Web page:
Rwanda and Germany are in final negotiations that will see the former receive $84 million, one-third of which will go toward Technical and Vocational Education and Training (TVET).
This was announced, yesterday, following a closed-door meeting between the Minister for Finance and Economic Planning, Amb. Claver Gatete, and the visiting German minister for economic cooperation and development, Dr Gerd Mueller.
Addressing a news conference in Kigali, the German minister said supporting private investment would multiply the impact of the funding.
“We intend to negotiate a commitment of $84 million in 2017. This will be our support for the next few years to come for very specific projects. I believe that we can multiply the impact many more times if we support the proposal put forward by Minister Gatete to support private investment like attracting German companies to invest in Rwanda,” Mueller said.
There are already 25 German companies working in Rwanda.
Mueller described Rwanda as unique before acknowledging the hard work that the government has put in getting the nation back on its feet.
He pledged his country’s continued support.
“From its own experience, Germany is very well aware how difficult it is to achieve such progress and development when you start from scratch. We will continue to support the work of the government with focus on decentralisation and in vocational education and training area,” he said.
Minister Gatete said Germany has been supporting Rwanda for many years and in many areas, especially in TVET, something he says can spur economic development that benefits as many people as possible.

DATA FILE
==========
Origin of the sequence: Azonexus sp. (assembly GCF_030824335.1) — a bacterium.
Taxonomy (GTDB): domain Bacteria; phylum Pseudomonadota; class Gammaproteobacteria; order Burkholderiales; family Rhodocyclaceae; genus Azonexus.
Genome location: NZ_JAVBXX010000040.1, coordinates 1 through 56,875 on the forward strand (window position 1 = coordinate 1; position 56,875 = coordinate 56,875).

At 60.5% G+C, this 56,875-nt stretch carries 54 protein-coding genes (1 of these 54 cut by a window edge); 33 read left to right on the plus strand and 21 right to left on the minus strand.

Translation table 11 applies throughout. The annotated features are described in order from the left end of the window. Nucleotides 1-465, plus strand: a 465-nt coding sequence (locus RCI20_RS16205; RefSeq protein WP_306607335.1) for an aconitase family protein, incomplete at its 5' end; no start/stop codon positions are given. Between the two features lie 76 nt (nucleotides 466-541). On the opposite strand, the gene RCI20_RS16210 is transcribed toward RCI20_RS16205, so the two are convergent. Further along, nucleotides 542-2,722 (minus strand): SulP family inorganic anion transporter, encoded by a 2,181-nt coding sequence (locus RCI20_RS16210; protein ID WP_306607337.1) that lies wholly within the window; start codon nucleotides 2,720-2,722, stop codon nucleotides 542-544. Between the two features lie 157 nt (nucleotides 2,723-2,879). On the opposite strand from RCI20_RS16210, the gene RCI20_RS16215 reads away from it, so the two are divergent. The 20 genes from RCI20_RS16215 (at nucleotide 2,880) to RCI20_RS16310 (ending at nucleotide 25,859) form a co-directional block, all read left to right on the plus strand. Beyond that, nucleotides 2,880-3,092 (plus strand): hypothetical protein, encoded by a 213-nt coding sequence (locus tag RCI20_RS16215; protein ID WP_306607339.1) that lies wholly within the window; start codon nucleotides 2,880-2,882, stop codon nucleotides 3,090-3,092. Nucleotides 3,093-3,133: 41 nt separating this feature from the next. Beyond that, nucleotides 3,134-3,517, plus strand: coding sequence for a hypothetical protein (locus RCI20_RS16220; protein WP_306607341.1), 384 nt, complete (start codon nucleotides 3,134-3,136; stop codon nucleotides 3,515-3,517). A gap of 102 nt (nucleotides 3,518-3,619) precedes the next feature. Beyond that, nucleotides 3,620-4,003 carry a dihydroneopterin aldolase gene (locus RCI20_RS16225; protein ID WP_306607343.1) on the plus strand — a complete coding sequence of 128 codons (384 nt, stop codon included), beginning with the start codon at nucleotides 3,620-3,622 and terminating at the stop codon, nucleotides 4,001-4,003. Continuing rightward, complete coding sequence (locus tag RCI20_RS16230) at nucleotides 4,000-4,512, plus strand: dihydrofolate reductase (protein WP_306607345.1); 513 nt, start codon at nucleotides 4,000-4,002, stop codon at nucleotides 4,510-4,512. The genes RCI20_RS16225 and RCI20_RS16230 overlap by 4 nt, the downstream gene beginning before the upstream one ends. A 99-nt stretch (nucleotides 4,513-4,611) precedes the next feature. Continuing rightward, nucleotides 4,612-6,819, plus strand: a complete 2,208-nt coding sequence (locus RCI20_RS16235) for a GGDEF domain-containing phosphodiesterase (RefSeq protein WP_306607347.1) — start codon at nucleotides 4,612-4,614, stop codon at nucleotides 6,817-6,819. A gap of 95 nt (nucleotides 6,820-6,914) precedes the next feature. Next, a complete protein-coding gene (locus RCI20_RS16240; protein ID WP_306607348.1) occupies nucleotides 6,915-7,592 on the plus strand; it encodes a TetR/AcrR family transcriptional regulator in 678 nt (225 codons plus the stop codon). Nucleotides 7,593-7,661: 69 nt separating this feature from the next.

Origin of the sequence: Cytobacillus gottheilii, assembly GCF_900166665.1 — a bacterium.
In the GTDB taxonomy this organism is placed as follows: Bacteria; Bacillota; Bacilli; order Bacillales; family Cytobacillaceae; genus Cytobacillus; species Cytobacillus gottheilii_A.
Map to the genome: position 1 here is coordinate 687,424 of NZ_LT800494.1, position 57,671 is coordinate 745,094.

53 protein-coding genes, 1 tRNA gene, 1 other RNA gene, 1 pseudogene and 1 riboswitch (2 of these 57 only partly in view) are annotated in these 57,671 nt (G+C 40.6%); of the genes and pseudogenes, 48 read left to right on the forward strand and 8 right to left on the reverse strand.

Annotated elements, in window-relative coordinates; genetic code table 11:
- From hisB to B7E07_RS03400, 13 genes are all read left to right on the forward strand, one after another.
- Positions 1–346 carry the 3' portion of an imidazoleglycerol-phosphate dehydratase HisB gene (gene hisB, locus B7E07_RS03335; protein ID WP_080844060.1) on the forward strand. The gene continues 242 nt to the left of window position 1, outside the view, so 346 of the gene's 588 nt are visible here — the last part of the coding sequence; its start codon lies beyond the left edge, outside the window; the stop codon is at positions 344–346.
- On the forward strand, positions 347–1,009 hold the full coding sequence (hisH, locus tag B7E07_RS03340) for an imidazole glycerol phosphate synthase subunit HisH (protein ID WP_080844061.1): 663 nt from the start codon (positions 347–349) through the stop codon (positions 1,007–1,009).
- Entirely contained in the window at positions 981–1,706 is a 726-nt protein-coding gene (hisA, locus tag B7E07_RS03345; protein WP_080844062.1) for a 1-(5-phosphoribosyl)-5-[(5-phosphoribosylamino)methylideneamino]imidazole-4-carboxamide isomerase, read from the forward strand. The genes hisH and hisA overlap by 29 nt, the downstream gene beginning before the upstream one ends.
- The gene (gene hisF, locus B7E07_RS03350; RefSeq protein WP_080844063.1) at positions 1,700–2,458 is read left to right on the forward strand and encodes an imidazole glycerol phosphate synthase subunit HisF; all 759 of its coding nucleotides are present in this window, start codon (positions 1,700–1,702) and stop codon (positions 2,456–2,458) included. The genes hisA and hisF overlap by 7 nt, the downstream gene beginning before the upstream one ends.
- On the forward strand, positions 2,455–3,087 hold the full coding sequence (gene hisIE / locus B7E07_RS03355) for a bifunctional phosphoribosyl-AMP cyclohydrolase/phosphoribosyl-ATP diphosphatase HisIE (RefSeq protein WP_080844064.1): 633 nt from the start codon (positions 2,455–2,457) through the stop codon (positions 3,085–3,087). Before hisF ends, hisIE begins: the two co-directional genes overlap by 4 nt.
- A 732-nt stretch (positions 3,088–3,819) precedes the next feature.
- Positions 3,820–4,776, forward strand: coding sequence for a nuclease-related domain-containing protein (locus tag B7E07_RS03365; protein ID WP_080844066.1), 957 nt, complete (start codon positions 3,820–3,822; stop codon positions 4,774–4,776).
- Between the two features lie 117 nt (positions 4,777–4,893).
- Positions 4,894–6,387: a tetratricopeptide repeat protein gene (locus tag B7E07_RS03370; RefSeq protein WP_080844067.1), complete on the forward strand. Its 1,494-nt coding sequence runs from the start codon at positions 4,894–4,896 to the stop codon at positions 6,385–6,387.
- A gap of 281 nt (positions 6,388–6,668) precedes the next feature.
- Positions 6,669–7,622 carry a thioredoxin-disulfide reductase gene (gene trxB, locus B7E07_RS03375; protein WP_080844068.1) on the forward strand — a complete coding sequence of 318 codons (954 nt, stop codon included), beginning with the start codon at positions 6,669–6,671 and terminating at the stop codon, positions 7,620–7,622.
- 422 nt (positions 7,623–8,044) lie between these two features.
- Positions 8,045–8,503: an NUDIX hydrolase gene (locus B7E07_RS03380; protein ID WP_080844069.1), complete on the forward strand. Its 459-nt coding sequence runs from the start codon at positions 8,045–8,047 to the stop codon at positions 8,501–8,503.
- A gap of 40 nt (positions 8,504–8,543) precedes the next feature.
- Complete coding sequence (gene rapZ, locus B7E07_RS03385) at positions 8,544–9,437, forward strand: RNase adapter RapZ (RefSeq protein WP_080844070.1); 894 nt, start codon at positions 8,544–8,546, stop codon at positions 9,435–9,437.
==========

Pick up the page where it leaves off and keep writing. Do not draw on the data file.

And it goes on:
“Technical and vocational training is becoming very important. The whole industrial sector requires people who are highly qualified, that’s why, in addition to the high skills, these trainings provide the lower and middle level skills that are needed for any economy to grow,” Gatete said.
Support to TVET
The grant comes three years after the two governments signed three financing agreements, worth Rwf15 billion, to support TVET.
The funds were invested in acquiring training equipment and renovating or extending existing facilities at technical schools.
In May last year, the Rwandan government received a grant of $17 million (about Rwf13 billion) from Germany in support of the “Hydropower Station Ruzizi III” project.
The grant saw Germany become the only development partner country to contribute to the project, whose total cost is estimated at $650 million.
Mueller’s three-day official visit – which ends today – focused on TVET and Good Governance/Decentralisation.
Yesterday, Mueller visited the Integrated Polytechnic Regional Centre (IPRC)-Kigali in Kicukiro District, where he spent time talking to students in different trades.
He was accompanied by the Minister for Education, Dr Papias Malimba Musafiri.
Mueller said his country is committed to encouraging a strong link between German and Rwandan businesses, especially for joint ventures.
He said his country was interested in investing in what he called Rwanda’s dynamic generation.
“This country has a very dynamic young generation and a good education system and we want to build on that and use it as the foundation of more cooperation in economic development, we want to bring together companies from both countries for joint investments. That’s our next goal,” he said.
Musafiri, on his part, said both countries have been cooperating in the area of technical and vocational training with Germany, through German agencies GIZ and KFW, playing an instrumental role in the area of skills and capacity building.
“We have been sending many of our instructors in vocational and technical institutions for training to Germany on a long term basis but there are also short-term training programmes under which Rwandan students go to Germany and spend there about three months,” he said.
Musafiri said one of the labs at IPRC-Kigali was set up and equipped with support from Germany, adding that the biggest support has been focusing on training the trainers who teach in different technical and vocational schools.